NFL draft: League gives top picks prized mementos
NEW YORK -- If you watched the first round of the NFL draft Thursday night, you might have wondered how the league had ready-made No. 1 jerseys with the players’ names across the shoulders.
Were they Velcro nameplates? Were the picks made far in advance?
No, it was a little NFL magic, with an assist from Nike.
For the second consecutive year, the NFL had a hot jersey press backstage at Radio City, the nameplates of all 23 players in attendance at the draft, and a Nike employee at the ready to produce a newly minted XL jersey.
When Commissioner Roger Goodell was handed the name of the selection backstage, so was the jersey jockey who quickly lined up the last name and pressed it onto the shirt. The speed record Thursday was 30 seconds, from getting the name to having a jersey ready to go -- 30 seconds!
There was time to spare too, because Goodell read the name, then the player got time to celebrate with his family. Then, someone from the NFL staff would walk the hot-off-the-press memento onto the stage.
The players also got custom-fitted hats from New Era, caps that arrived by special escort before the draft and got carried down the red carpet outside the theater.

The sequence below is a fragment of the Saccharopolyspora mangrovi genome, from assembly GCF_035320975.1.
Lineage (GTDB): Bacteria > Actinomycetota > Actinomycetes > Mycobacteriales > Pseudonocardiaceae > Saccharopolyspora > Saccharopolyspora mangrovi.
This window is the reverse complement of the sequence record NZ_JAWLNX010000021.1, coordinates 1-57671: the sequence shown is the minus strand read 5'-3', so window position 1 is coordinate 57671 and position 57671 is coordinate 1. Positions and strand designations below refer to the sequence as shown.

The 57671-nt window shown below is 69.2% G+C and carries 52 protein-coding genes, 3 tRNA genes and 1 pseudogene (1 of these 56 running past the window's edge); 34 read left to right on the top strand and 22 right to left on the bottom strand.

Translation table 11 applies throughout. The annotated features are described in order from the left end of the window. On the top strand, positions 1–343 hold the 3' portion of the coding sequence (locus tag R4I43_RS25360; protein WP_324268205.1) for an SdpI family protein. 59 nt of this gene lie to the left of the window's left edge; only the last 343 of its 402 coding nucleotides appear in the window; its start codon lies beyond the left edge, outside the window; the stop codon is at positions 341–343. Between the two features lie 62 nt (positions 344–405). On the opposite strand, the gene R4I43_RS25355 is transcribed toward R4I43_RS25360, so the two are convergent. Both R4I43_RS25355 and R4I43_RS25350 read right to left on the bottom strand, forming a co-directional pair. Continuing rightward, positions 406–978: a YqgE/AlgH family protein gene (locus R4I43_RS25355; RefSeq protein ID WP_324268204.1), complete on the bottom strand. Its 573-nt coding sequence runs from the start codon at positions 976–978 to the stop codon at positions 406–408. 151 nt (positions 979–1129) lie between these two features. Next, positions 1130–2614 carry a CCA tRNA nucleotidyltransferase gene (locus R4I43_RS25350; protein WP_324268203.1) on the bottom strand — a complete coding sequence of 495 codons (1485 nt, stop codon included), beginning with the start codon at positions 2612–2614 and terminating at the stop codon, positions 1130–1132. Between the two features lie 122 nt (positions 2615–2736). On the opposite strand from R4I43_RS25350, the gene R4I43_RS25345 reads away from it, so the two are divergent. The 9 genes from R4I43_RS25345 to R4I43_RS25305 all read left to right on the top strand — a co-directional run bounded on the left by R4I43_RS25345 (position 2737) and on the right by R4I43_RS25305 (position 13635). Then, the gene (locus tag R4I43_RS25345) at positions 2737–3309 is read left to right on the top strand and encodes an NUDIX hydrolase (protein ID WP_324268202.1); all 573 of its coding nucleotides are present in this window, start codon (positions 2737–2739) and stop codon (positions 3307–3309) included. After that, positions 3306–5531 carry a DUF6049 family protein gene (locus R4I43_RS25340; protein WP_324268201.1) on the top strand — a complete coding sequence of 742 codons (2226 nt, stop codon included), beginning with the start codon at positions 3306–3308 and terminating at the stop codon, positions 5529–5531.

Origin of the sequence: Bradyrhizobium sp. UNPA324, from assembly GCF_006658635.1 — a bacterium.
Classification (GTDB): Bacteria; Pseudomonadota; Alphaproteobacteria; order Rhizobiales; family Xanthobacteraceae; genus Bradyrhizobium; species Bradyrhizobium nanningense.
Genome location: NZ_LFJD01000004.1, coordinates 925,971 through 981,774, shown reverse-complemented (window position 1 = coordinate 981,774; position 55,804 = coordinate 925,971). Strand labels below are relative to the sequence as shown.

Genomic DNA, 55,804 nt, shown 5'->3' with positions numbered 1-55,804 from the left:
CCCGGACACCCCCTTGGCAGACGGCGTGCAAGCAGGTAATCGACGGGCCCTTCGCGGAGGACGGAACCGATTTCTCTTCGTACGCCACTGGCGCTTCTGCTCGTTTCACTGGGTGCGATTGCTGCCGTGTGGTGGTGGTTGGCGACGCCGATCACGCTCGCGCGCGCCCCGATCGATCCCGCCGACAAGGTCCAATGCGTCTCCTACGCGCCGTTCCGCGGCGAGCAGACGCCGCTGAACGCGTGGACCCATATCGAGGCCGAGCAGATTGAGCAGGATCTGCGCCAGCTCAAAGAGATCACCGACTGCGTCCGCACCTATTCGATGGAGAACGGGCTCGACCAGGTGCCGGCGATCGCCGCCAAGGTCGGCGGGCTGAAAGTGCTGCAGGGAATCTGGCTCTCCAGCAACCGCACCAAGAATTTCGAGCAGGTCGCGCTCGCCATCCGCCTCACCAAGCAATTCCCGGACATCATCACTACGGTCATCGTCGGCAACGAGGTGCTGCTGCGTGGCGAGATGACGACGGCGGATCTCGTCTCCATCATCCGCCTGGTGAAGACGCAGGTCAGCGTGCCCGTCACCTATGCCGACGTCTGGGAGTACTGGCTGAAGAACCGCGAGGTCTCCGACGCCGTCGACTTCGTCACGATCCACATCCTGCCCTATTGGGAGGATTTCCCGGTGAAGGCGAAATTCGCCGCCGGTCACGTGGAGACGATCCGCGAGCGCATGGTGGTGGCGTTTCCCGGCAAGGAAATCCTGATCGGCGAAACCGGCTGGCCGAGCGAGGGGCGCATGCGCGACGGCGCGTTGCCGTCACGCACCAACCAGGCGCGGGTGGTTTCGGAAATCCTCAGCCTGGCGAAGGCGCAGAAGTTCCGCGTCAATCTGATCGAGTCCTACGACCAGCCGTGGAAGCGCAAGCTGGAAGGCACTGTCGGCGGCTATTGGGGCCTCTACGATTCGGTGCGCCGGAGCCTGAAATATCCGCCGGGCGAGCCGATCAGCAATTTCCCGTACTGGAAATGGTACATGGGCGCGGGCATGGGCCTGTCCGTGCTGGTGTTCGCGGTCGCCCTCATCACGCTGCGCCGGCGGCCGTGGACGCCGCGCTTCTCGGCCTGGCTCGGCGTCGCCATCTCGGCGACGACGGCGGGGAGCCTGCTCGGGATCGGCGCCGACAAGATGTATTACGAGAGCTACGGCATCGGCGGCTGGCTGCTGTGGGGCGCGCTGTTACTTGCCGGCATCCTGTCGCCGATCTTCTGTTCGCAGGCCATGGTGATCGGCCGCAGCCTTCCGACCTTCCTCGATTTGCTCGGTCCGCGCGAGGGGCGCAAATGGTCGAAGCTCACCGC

“That’s part of the overall shock and awe of draft day,” league spokesman Brian McCarthy said. “It’s what they see from the time when they get picked up at the staging area at Rockefeller Center. From the time they arrive at the draft until the time they’re picked, it’s first-class treatment.”
Four players who came to New York for the draft were not selected in the first round: West Virginia quarterback Geno Smith, Alabama running back Eddie Lacy, SMU defensive end Margus Hunt and Mississippi State cornerback Darius Slay. Smith originally said he’s not sticking around for Day 2, but ESPN reported that he changed his mind Friday morning and has decided to attend after all.
Those players will get a hat but no jersey if they elect to come on stage. The league debated whether jerseys should be made for Day 2 players but ultimately decided it might be awkward to distribute jerseys with No. 2 -- or, gasp, No. 3 -- on them.
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